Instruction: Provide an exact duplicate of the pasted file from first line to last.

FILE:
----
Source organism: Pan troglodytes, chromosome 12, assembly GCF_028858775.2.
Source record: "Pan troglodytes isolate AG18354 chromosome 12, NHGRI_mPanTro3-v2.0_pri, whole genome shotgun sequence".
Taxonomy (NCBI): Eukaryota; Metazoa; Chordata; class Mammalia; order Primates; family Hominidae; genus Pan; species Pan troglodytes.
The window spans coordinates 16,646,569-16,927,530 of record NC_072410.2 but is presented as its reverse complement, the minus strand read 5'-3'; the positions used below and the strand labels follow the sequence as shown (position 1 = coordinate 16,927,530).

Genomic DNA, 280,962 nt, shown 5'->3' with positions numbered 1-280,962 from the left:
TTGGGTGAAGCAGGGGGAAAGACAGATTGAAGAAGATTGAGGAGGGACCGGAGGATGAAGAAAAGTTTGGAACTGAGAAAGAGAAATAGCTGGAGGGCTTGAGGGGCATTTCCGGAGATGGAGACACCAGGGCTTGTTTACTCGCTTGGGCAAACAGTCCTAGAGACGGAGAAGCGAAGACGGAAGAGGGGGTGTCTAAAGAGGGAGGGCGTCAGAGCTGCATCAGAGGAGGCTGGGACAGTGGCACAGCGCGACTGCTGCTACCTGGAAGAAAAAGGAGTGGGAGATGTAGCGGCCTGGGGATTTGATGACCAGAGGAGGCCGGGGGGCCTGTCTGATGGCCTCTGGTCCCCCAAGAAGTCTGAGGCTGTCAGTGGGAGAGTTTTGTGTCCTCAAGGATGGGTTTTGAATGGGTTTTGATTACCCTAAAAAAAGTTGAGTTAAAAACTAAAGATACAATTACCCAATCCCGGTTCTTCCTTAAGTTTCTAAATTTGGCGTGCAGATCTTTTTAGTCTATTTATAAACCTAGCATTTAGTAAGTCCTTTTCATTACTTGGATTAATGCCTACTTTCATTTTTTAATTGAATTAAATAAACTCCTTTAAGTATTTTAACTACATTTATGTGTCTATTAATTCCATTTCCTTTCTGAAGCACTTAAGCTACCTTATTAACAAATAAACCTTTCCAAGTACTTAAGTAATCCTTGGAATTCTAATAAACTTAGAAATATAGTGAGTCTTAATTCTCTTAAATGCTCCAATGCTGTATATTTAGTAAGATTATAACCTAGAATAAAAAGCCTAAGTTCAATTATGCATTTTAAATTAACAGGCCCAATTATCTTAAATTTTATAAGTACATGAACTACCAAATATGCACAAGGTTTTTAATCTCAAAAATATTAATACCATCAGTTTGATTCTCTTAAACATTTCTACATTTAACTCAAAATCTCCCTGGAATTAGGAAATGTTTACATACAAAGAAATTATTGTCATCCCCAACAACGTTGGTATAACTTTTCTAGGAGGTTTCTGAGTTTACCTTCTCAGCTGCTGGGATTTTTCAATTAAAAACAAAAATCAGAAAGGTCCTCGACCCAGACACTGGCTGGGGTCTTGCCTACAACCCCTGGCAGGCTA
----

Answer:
Source organism: Pan troglodytes, chromosome 12, assembly GCF_028858775.2.
Source record: "Pan troglodytes isolate AG18354 chromosome 12, NHGRI_mPanTro3-v2.0_pri, whole genome shotgun sequence".
Taxonomy (NCBI): Eukaryota; Metazoa; Chordata; class Mammalia; order Primates; family Hominidae; genus Pan; species Pan troglodytes.
The window spans coordinates 16,646,569-16,927,530 of record NC_072410.2 but is presented as its reverse complement, the minus strand read 5'-3'; the positions used below and the strand labels follow the sequence as shown (position 1 = coordinate 16,927,530).

Genomic DNA, 280,962 nt, shown 5'->3' with positions numbered 1-280,962 from the left:
TTGGGTGAAGCAGGGGGAAAGACAGATTGAAGAAGATTGAGGAGGGACCGGAGGATGAAGAAAAGTTTGGAACTGAGAAAGAGAAATAGCTGGAGGGCTTGAGGGGCATTTCCGGAGATGGAGACACCAGGGCTTGTTTACTCGCTTGGGCAAACAGTCCTAGAGACGGAGAAGCGAAGACGGAAGAGGGGGTGTCTAAAGAGGGAGGGCGTCAGAGCTGCATCAGAGGAGGCTGGGACAGTGGCACAGCGCGACTGCTGCTACCTGGAAGAAAAAGGAGTGGGAGATGTAGCGGCCTGGGGATTTGATGACCAGAGGAGGCCGGGGGGCCTGTCTGATGGCCTCTGGTCCCCCAAGAAGTCTGAGGCTGTCAGTGGGAGAGTTTTGTGTCCTCAAGGATGGGTTTTGAATGGGTTTTGATTACCCTAAAAAAAGTTGAGTTAAAAACTAAAGATACAATTACCCAATCCCGGTTCTTCCTTAAGTTTCTAAATTTGGCGTGCAGATCTTTTTAGTCTATTTATAAACCTAGCATTTAGTAAGTCCTTTTCATTACTTGGATTAATGCCTACTTTCATTTTTTAATTGAATTAAATAAACTCCTTTAAGTATTTTAACTACATTTATGTGTCTATTAATTCCATTTCCTTTCTGAAGCACTTAAGCTACCTTATTAACAAATAAACCTTTCCAAGTACTTAAGTAATCCTTGGAATTCTAATAAACTTAGAAATATAGTGAGTCTTAATTCTCTTAAATGCTCCAATGCTGTATATTTAGTAAGATTATAACCTAGAATAAAAAGCCTAAGTTCAATTATGCATTTTAAATTAACAGGCCCAATTATCTTAAATTTTATAAGTACATGAACTACCAAATATGCACAAGGTTTTTAATCTCAAAAATATTAATACCATCAGTTTGATTCTCTTAAACATTTCTACATTTAACTCAAAATCTCCCTGGAATTAGGAAATGTTTACATACAAAGAAATTATTGTCATCCCCAACAACGTTGGTATAACTTTTCTAGGAGGTTTCTGAGTTTACCTTCTCAGCTGCTGGGATTTTTCAATTAAAAACAAAAATCAGAAAGGTCCTCGACCCAGACACTGGCTGGGGTCTTGCCTACAACCCCTGGCAGGCTA